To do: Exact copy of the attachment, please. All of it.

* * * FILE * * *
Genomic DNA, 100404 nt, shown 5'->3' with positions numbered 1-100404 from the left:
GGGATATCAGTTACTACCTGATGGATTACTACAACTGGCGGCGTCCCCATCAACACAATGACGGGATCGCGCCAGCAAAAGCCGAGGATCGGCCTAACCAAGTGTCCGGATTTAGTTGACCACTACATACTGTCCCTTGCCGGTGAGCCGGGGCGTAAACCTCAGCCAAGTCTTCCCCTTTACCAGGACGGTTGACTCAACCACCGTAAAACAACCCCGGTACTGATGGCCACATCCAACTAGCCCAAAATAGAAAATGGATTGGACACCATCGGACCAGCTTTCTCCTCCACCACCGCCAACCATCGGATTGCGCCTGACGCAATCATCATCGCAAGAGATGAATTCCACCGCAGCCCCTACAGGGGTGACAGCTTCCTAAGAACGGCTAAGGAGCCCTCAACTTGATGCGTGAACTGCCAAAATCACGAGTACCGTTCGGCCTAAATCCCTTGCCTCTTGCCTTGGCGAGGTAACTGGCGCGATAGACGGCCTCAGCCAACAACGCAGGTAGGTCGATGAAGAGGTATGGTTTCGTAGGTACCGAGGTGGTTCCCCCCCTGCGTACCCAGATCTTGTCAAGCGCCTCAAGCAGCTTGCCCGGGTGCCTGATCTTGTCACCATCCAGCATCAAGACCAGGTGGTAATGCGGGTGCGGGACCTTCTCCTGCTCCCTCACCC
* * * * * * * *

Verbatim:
Genomic DNA, 100404 nt, shown 5'->3' with positions numbered 1-100404 from the left:
GGGATATCAGTTACTACCTGATGGATTACTACAACTGGCGGCGTCCCCATCAACACAATGACGGGATCGCGCCAGCAAAAGCCGAGGATCGGCCTAACCAAGTGTCCGGATTTAGTTGACCACTACATACTGTCCCTTGCCGGTGAGCCGGGGCGTAAACCTCAGCCAAGTCTTCCCCTTTACCAGGACGGTTGACTCAACCACCGTAAAACAACCCCGGTACTGATGGCCACATCCAACTAGCCCAAAATAGAAAATGGATTGGACACCATCGGACCAGCTTTCTCCTCCACCACCGCCAACCATCGGATTGCGCCTGACGCAATCATCATCGCAAGAGATGAATTCCACCGCAGCCCCTACAGGGGTGACAGCTTCCTAAGAACGGCTAAGGAGCCCTCAACTTGATGCGTGAACTGCCAAAATCACGAGTACCGTTCGGCCTAAATCCCTTGCCTCTTGCCTTGGCGAGGTAACTGGCGCGATAGACGGCCTCAGCCAACAACGCAGGTAGGTCGATGAAGAGGTATGGTTTCGTAGGTACCGAGGTGGTTCCCCCCCTGCGTACCCAGATCTTGTCAAGCGCCTCAAGCAGCTTGCCCGGGTGCCTGATCTTGTCACCATCCAGCATCAAGACCAGGTGGTAATGCGGGTGCGGGACCTTCTCCTGCTCCCTCACCC